A blind man in South Tyneside says he was asked if he could “get a bus” under a controversial new vetting system for ambulances.
Former lorry driver Alan Tully, 65, lost the sight in his left eye 25 years ago to glaucoma and has very minimal sight in his right.
He regularly books ambulances for treatment at Sunderland Eye Infirmary and a diabetic clinic at South Tyneside District Hospital.
But when he called last Friday to book an ambulance for an appointment at Sunderland Royal Hospital next month, he was told he was “not entitled” to one – and advised to take a taxi or bus instead.
The move comes after a new eligibility system introduced by the North East’s clinical commissioning groups.
Mr Tully, of Winskell Road, Simonside, South Shields, said:
“I rang my GP at Cleadon Park and they told me the system had changed and they gave me a number to ring.
“When I called, they asked me if I couldn’t not use a taxi instead. I thought he meant a taxi ambulance, which I have used in the past, but he meant for me to pay for a taxi.
“I rang back later and this time the woman asked if I could not get a bus to Sunderland.
“I just told her I was blind and my legs aren’t too good.”
Mr Tully, who gets about with the support of his guide dog Zeke, called the service last Friday and is still waiting to hear from health bosses if he meets the criteria needed for an ambulance.
He added: “I think it’s absolutely disgraceful, I really do.
“How are pensioners supposed to be able to pay for taxis?”
South Shields MP Emma Lewell-Buck expressed her concerns over the rule change and is to seek a meeting with the region’s Commissioning Group.
A spokesman on behalf of the Clinical Commissioning Groups in the North East said he could not comment on an individual case.
He confirmed that regulations did not exempt a person with any particular condition or illness from having their transport eligibility reviewed.
“From October 20, all new Patient Transport Service bookings are subject to a short eligibility assessment, in accordance with national policy.
“This will take the form of a small number of questions being asked at the time of booking.
“The purpose of eligibility criteria is to ensure that those patients, with a medical requirement, can access transport to hospital. Patients with a medical requirement to be transported by ambulance will continue to receive transport.
> You might have thought that any patient trying to get to hospital for pre-arranged treatment could be considered to have a medical requirement ?
“Patients who are not eligible, are given information on alternatives available to them. Patients will not have to pay for an ambulance where there is a medical need for transport.”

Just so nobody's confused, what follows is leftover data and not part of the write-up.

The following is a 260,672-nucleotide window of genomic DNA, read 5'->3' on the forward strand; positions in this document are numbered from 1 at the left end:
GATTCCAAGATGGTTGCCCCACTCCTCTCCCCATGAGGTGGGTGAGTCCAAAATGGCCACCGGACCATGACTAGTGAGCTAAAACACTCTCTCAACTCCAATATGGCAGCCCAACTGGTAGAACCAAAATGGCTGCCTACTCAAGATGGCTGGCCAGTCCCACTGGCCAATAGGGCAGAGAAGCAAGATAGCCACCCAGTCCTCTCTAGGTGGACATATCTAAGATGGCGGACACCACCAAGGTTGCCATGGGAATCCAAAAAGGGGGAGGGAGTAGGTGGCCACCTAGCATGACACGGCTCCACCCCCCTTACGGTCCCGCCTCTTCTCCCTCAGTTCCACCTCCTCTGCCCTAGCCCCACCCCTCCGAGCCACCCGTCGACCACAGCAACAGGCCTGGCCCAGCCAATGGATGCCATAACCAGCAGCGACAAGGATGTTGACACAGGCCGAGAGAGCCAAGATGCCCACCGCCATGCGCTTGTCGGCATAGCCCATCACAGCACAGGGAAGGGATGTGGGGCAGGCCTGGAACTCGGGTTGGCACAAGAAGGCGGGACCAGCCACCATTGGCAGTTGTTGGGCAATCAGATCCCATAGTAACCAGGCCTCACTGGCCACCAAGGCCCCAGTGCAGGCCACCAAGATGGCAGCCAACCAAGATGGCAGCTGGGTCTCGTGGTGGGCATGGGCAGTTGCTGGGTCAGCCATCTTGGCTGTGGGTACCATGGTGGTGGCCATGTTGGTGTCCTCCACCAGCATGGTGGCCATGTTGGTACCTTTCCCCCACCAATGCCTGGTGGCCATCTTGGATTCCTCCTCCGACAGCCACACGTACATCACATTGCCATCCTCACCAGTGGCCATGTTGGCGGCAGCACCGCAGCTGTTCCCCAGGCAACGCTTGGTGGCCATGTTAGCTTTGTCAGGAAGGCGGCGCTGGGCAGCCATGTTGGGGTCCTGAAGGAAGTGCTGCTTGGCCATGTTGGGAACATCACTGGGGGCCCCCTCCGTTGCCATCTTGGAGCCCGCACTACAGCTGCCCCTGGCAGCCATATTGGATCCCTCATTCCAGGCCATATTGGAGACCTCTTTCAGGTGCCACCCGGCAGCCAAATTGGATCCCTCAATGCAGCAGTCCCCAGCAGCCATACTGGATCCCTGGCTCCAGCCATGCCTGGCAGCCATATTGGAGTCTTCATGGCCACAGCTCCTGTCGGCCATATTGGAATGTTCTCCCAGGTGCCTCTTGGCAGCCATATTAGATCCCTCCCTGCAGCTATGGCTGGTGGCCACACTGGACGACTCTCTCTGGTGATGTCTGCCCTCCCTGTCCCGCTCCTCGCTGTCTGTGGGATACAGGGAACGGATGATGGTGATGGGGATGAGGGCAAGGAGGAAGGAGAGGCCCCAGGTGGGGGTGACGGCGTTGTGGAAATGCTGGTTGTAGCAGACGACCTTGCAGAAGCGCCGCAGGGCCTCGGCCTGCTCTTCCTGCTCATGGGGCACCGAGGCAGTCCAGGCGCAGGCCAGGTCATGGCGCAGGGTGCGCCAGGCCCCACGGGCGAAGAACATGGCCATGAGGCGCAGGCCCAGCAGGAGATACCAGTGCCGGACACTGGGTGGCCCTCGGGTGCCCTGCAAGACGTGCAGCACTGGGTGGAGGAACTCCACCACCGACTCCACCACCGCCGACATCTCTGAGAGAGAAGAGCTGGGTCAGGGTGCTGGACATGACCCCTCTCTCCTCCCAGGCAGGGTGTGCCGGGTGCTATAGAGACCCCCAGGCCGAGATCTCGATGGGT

If patients have any concerns or queries, they can contact the North of Tyne Patient Advice and Liaison Service via Freephone 0800 0320202, by text to 01670 511098 or by e-mailing email@example.com.
Source – Shields Gazette, 25 Oct 2014
A blind woman said she will fight to have her benefits reinstated after being told to get a job.
Natasha Pogson was called up to a controversial ‘fit-to-work’ assessment – part of the government’s overhaul of the welfare system.
The 28-year-old was born blind as a result of being premature – arriving at 26 weeks and weighing just 1lb 11oz.
But an assessor ruled she was not eligible for help and told her she must actively look for work through Jobseeker’s Allowance (JSA).
Natasha’s previous benefits amounted to £162 a week under the disability allowance scheme but this will fall to £72.40 under JSA.
Natasha is in the process of appealing against the decision and slammed the system for making her feel like a benefits cheat.
“They make you feel so small, almost suggesting I am making my disability up,” she said.
“The reason for me not qualifying is apparently because I can cross a road with a blind dog in a place I am familiar with, but that isn’t always the case.
“There has been times I have fallen over in the street and not been able to get my bearings until someone comes, even with my dog there.”
Natasha, of Malvern Road, Billingham, is among thousands of people who have had to take part in the assessments.
Those who claimed incapacity benefit, income support for illness or disability or severe disablement allowance, are transferred to a new payment called employment and support allowance (ESA).
The tests, carried out on behalf of the Department for Work and Pensions (DWP), decide whether claimants are still eligible to receive support.
Participants must score 15 to be deemed unable to work. Natasha scored nine and was told she was “no longer assessed as having limited capability for work”.
“The assessors ask questions such as how many fingers are they holding up, or they would lift their arms and ask if I could do the same without telling me what they were doing. I felt stupid.”
Dad Karl, 47, is Natasha’s main carer. He said he was disgusted by the answers his daughter received.
“Natasha has enough problems without people questioning her ability and intention.
“I understand the Government is trying to get people off benefits, but you have to live in the life of a blind person to know what they go through.
“For Natasha to qualify for JSA she has to be able to travel for up to 90 minutes on her own, which is completely unrealistic.”
A Department for Work and Pensions spokesman said:
“The assessment is designed to look at what work someone can do with the right support – rather than just writing people off on sickness benefits as happened in the past.
“The decision on entitlement is made after considering all the evidence, including evidence from a claimant’s GP, and people have the right to submit extra evidence or appeal as part of the process.”
Source – Middlesbrough Evening Gazette, 19 Sept 2014